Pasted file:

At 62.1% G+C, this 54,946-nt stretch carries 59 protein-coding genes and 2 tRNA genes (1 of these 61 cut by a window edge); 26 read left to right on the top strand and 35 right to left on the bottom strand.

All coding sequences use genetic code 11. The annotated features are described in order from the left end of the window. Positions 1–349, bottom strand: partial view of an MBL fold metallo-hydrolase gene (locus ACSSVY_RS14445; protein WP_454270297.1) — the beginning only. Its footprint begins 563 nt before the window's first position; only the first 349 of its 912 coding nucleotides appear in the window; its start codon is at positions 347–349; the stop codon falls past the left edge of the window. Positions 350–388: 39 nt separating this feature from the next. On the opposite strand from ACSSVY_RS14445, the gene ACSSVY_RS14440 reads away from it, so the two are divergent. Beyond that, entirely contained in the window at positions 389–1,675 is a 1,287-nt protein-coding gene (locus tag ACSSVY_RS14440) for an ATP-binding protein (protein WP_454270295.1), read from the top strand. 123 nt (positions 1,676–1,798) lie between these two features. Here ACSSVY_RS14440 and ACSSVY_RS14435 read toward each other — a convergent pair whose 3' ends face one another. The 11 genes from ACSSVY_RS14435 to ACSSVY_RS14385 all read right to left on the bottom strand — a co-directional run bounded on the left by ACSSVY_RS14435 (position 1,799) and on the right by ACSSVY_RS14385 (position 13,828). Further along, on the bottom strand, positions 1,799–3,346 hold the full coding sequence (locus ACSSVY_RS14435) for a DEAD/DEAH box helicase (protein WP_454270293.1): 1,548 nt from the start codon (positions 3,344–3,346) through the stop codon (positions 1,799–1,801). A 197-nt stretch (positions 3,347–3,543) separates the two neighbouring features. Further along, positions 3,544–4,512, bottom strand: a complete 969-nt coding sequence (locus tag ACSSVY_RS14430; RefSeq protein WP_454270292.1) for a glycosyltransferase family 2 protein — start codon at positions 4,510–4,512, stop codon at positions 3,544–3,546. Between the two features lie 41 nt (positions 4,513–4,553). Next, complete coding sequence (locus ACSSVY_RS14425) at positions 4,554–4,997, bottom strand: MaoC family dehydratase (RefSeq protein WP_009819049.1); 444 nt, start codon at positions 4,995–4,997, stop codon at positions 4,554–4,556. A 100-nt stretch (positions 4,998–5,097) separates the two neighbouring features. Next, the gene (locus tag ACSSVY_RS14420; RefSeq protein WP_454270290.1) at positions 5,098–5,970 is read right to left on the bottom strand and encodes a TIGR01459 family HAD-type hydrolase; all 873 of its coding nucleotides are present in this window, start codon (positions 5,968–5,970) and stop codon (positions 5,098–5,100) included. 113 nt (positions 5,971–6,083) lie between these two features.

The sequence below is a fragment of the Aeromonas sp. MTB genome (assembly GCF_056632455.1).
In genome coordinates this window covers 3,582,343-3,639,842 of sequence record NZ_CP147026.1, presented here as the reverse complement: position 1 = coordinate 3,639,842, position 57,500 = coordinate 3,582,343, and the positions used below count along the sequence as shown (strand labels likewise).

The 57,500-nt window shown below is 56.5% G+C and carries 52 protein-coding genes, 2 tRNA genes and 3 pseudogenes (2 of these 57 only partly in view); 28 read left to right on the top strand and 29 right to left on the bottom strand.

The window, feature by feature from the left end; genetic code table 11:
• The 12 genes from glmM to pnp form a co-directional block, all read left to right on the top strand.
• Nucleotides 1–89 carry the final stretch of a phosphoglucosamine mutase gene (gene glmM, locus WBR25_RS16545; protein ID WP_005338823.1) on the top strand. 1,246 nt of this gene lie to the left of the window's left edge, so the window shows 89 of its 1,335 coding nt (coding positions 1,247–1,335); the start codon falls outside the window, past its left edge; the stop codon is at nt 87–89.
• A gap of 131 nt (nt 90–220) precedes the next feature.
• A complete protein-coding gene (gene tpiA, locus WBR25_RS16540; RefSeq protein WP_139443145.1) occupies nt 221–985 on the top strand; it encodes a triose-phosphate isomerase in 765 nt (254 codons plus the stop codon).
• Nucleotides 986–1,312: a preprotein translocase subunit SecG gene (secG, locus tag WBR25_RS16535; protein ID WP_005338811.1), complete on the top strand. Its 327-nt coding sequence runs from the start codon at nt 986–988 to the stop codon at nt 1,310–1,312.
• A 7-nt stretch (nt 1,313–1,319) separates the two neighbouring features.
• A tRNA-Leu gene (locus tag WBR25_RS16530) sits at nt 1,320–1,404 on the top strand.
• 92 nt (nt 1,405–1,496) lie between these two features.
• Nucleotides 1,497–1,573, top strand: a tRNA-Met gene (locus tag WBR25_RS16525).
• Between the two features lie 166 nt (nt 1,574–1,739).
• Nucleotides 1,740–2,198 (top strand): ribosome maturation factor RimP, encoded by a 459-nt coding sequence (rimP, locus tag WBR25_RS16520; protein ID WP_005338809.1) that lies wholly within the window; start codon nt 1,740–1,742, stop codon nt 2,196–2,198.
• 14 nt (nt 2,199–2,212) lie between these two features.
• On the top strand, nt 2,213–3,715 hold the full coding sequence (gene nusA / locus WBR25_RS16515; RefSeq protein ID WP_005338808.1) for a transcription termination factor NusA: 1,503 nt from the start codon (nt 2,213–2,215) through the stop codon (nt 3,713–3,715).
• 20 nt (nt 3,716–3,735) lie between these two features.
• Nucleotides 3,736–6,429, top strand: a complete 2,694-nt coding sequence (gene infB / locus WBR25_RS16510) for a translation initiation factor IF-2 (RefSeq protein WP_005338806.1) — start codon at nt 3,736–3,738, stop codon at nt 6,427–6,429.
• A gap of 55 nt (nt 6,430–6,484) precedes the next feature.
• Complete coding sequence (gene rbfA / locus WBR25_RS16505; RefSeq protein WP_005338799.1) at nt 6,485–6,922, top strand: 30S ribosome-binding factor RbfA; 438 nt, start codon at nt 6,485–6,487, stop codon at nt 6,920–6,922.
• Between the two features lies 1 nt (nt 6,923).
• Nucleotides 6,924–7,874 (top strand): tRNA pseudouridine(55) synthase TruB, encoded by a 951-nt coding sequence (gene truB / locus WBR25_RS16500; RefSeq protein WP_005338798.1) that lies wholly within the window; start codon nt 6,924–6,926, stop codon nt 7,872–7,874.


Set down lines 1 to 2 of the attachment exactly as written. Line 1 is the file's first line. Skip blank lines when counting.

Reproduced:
At 62.1% G+C, this 54,946-nt stretch carries 59 protein-coding genes and 2 tRNA genes (1 of these 61 cut by a window edge); 26 read left to right on the top strand and 35 right to left on the bottom strand.

All coding sequences use genetic code 11. The annotated features are described in order from the left end of the window. Positions 1–349, bottom strand: partial view of an MBL fold metallo-hydrolase gene (locus ACSSVY_RS14445; protein WP_454270297.1) — the beginning only. Its footprint begins 563 nt before the window's first position; only the first 349 of its 912 coding nucleotides appear in the window; its start codon is at positions 347–349; the stop codon falls past the left edge of the window. Positions 350–388: 39 nt separating this feature from the next. On the opposite strand from ACSSVY_RS14445, the gene ACSSVY_RS14440 reads away from it, so the two are divergent. Beyond that, entirely contained in the window at positions 389–1,675 is a 1,287-nt protein-coding gene (locus tag ACSSVY_RS14440) for an ATP-binding protein (protein WP_454270295.1), read from the top strand. 123 nt (positions 1,676–1,798) lie between these two features. Here ACSSVY_RS14440 and ACSSVY_RS14435 read toward each other — a convergent pair whose 3' ends face one another. The 11 genes from ACSSVY_RS14435 to ACSSVY_RS14385 all read right to left on the bottom strand — a co-directional run bounded on the left by ACSSVY_RS14435 (position 1,799) and on the right by ACSSVY_RS14385 (position 13,828). Further along, on the bottom strand, positions 1,799–3,346 hold the full coding sequence (locus ACSSVY_RS14435) for a DEAD/DEAH box helicase (protein WP_454270293.1): 1,548 nt from the start codon (positions 3,344–3,346) through the stop codon (positions 1,799–1,801). A 197-nt stretch (positions 3,347–3,543) separates the two neighbouring features. Further along, positions 3,544–4,512, bottom strand: a complete 969-nt coding sequence (locus tag ACSSVY_RS14430; RefSeq protein WP_454270292.1) for a glycosyltransferase family 2 protein — start codon at positions 4,510–4,512, stop codon at positions 3,544–3,546. Between the two features lie 41 nt (positions 4,513–4,553). Next, complete coding sequence (locus ACSSVY_RS14425) at positions 4,554–4,997, bottom strand: MaoC family dehydratase (RefSeq protein WP_009819049.1); 444 nt, start codon at positions 4,995–4,997, stop codon at positions 4,554–4,556. A 100-nt stretch (positions 4,998–5,097) separates the two neighbouring features. Next, the gene (locus tag ACSSVY_RS14420; RefSeq protein WP_454270290.1) at positions 5,098–5,970 is read right to left on the bottom strand and encodes a TIGR01459 family HAD-type hydrolase; all 873 of its coding nucleotides are present in this window, start codon (positions 5,968–5,970) and stop codon (positions 5,098–5,100) included. 113 nt (positions 5,971–6,083) lie between these two features.